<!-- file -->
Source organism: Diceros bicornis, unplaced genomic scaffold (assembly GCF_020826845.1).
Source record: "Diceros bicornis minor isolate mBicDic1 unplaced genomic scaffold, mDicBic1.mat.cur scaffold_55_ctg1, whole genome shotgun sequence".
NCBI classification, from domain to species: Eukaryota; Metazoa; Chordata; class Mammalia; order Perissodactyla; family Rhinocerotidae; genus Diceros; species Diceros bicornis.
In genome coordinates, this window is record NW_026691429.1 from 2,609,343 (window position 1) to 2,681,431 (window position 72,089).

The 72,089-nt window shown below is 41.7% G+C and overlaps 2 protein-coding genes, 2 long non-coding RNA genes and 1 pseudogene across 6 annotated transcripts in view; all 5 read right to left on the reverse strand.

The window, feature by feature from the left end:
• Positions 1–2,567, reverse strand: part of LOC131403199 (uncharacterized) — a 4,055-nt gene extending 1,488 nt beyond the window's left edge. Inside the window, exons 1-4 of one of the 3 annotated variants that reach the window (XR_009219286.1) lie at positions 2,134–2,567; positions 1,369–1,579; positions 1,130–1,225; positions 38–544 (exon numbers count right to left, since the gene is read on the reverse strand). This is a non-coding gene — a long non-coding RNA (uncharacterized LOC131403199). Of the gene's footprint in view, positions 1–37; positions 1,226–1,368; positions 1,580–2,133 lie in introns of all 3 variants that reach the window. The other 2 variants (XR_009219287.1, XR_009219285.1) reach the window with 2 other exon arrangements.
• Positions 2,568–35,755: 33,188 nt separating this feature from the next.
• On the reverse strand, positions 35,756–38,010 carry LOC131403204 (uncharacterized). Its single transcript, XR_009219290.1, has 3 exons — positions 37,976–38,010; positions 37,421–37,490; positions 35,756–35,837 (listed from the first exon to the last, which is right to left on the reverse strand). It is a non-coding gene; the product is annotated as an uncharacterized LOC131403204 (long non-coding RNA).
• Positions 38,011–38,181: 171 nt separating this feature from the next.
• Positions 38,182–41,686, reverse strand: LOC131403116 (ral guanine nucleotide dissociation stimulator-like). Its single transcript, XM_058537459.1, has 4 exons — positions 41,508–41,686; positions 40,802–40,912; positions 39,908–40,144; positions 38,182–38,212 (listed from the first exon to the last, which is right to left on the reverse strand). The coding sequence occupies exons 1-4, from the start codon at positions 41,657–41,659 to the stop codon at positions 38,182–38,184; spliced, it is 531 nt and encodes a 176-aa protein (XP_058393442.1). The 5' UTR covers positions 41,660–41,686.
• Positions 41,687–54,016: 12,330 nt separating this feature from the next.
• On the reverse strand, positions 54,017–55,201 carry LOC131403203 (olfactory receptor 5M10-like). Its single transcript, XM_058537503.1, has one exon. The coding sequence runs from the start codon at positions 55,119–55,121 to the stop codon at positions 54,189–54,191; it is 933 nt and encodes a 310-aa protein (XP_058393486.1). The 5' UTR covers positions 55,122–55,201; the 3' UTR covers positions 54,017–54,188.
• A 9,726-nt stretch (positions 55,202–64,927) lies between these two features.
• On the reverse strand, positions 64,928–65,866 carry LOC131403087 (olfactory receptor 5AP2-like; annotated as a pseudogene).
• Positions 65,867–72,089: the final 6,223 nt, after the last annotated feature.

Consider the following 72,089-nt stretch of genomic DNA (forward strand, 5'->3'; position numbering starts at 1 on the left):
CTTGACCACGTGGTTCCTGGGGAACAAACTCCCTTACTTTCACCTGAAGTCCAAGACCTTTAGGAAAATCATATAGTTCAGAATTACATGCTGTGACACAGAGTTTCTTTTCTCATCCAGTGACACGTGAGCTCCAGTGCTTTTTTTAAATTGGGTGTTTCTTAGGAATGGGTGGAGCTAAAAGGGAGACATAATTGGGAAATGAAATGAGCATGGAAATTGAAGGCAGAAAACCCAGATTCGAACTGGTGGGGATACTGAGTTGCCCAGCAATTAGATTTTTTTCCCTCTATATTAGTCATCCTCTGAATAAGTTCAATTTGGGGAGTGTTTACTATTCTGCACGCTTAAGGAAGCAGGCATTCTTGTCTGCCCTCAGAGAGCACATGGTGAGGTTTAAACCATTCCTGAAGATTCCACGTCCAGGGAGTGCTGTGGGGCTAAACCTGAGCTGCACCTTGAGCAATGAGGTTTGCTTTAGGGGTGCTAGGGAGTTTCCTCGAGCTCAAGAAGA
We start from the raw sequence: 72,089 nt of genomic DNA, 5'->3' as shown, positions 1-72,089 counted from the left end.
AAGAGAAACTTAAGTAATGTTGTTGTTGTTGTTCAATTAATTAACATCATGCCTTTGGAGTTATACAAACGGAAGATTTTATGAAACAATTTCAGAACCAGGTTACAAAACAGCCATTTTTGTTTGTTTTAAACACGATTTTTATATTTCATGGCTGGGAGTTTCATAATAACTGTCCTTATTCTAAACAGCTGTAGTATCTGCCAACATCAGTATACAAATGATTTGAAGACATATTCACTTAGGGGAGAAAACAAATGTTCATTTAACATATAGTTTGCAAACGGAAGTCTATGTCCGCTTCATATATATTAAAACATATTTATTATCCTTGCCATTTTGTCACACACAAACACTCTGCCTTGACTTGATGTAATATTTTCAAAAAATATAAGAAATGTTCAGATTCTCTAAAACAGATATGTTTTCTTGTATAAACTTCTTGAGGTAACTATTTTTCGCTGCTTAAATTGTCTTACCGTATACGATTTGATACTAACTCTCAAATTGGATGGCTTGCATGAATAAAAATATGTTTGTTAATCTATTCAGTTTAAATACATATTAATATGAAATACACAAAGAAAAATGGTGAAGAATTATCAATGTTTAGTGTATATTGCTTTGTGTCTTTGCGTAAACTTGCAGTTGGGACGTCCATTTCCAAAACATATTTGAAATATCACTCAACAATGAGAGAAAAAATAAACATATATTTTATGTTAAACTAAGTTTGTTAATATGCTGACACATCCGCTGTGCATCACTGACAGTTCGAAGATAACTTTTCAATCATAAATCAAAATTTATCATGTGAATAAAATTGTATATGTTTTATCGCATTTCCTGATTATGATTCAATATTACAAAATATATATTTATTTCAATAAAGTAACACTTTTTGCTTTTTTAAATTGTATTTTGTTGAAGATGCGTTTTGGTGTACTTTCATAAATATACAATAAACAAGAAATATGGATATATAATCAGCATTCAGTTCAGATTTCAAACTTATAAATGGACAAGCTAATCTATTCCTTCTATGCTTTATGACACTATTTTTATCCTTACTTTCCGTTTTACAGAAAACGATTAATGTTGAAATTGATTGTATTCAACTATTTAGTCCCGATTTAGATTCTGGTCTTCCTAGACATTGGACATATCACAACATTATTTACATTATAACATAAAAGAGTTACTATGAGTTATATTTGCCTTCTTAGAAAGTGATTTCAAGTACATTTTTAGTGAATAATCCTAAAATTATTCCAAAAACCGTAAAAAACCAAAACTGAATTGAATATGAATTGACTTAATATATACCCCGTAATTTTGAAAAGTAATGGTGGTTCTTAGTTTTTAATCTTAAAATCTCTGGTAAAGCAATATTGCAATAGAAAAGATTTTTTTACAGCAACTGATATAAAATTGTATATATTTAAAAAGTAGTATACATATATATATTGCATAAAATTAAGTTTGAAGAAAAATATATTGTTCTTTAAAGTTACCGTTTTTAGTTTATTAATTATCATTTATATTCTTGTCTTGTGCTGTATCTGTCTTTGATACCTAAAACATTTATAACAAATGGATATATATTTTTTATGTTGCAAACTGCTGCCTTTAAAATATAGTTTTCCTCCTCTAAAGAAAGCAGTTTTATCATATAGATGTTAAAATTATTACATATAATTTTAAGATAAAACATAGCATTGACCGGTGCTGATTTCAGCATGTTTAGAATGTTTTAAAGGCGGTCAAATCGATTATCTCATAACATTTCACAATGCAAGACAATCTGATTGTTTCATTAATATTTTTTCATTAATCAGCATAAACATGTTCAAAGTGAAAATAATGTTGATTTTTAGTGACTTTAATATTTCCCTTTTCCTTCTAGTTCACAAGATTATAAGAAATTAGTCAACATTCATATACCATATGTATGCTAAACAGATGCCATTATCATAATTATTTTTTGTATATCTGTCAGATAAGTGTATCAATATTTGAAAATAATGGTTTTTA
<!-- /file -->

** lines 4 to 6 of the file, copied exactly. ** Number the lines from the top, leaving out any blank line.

In genome coordinates, this window is record NW_026691429.1 from 2,609,343 (window position 1) to 2,681,431 (window position 72,089).

The 72,089-nt window shown below is 41.7% G+C and overlaps 2 protein-coding genes, 2 long non-coding RNA genes and 1 pseudogene across 6 annotated transcripts in view; all 5 read right to left on the reverse strand.

The window, feature by feature from the left end: